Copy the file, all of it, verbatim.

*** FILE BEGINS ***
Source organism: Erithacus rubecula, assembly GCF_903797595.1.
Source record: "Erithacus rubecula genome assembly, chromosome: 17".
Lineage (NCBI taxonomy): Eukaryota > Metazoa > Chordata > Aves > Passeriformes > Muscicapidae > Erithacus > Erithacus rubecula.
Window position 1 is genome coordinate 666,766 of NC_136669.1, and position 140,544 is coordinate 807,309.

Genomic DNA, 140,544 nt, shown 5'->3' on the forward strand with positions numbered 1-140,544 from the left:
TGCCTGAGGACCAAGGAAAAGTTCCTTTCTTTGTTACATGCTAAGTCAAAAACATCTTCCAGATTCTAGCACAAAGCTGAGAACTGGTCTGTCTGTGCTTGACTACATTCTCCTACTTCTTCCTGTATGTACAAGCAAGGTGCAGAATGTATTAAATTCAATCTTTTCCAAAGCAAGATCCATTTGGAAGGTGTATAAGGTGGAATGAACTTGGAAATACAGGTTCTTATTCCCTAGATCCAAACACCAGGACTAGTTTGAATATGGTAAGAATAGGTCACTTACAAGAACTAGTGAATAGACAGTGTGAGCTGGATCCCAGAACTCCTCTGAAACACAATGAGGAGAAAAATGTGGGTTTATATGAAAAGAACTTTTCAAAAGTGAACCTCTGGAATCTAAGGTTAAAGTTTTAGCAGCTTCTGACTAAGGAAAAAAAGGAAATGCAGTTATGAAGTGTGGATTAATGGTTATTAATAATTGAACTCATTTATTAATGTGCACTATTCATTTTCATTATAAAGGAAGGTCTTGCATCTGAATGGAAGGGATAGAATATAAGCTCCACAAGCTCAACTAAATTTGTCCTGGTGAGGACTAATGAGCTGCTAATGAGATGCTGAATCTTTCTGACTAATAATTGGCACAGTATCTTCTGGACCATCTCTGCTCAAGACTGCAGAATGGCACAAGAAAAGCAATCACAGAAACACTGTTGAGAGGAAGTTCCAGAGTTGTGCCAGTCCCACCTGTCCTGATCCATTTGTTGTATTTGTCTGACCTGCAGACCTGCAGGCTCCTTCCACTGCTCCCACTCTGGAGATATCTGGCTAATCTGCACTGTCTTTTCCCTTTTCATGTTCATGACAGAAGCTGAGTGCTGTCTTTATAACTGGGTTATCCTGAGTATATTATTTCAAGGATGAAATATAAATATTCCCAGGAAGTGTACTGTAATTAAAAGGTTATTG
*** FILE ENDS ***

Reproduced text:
Source organism: Erithacus rubecula, assembly GCF_903797595.1.
Source record: "Erithacus rubecula genome assembly, chromosome: 17".
Lineage (NCBI taxonomy): Eukaryota > Metazoa > Chordata > Aves > Passeriformes > Muscicapidae > Erithacus > Erithacus rubecula.
Window position 1 is genome coordinate 666,766 of NC_136669.1, and position 140,544 is coordinate 807,309.

Genomic DNA, 140,544 nt, shown 5'->3' on the forward strand with positions numbered 1-140,544 from the left:
TGCCTGAGGACCAAGGAAAAGTTCCTTTCTTTGTTACATGCTAAGTCAAAAACATCTTCCAGATTCTAGCACAAAGCTGAGAACTGGTCTGTCTGTGCTTGACTACATTCTCCTACTTCTTCCTGTATGTACAAGCAAGGTGCAGAATGTATTAAATTCAATCTTTTCCAAAGCAAGATCCATTTGGAAGGTGTATAAGGTGGAATGAACTTGGAAATACAGGTTCTTATTCCCTAGATCCAAACACCAGGACTAGTTTGAATATGGTAAGAATAGGTCACTTACAAGAACTAGTGAATAGACAGTGTGAGCTGGATCCCAGAACTCCTCTGAAACACAATGAGGAGAAAAATGTGGGTTTATATGAAAAGAACTTTTCAAAAGTGAACCTCTGGAATCTAAGGTTAAAGTTTTAGCAGCTTCTGACTAAGGAAAAAAAGGAAATGCAGTTATGAAGTGTGGATTAATGGTTATTAATAATTGAACTCATTTATTAATGTGCACTATTCATTTTCATTATAAAGGAAGGTCTTGCATCTGAATGGAAGGGATAGAATATAAGCTCCACAAGCTCAACTAAATTTGTCCTGGTGAGGACTAATGAGCTGCTAATGAGATGCTGAATCTTTCTGACTAATAATTGGCACAGTATCTTCTGGACCATCTCTGCTCAAGACTGCAGAATGGCACAAGAAAAGCAATCACAGAAACACTGTTGAGAGGAAGTTCCAGAGTTGTGCCAGTCCCACCTGTCCTGATCCATTTGTTGTATTTGTCTGACCTGCAGACCTGCAGGCTCCTTCCACTGCTCCCACTCTGGAGATATCTGGCTAATCTGCACTGTCTTTTCCCTTTTCATGTTCATGACAGAAGCTGAGTGCTGTCTTTATAACTGGGTTATCCTGAGTATATTATTTCAAGGATGAAATATAAATATTCCCAGGAAGTGTACTGTAATTAAAAGGTTATTG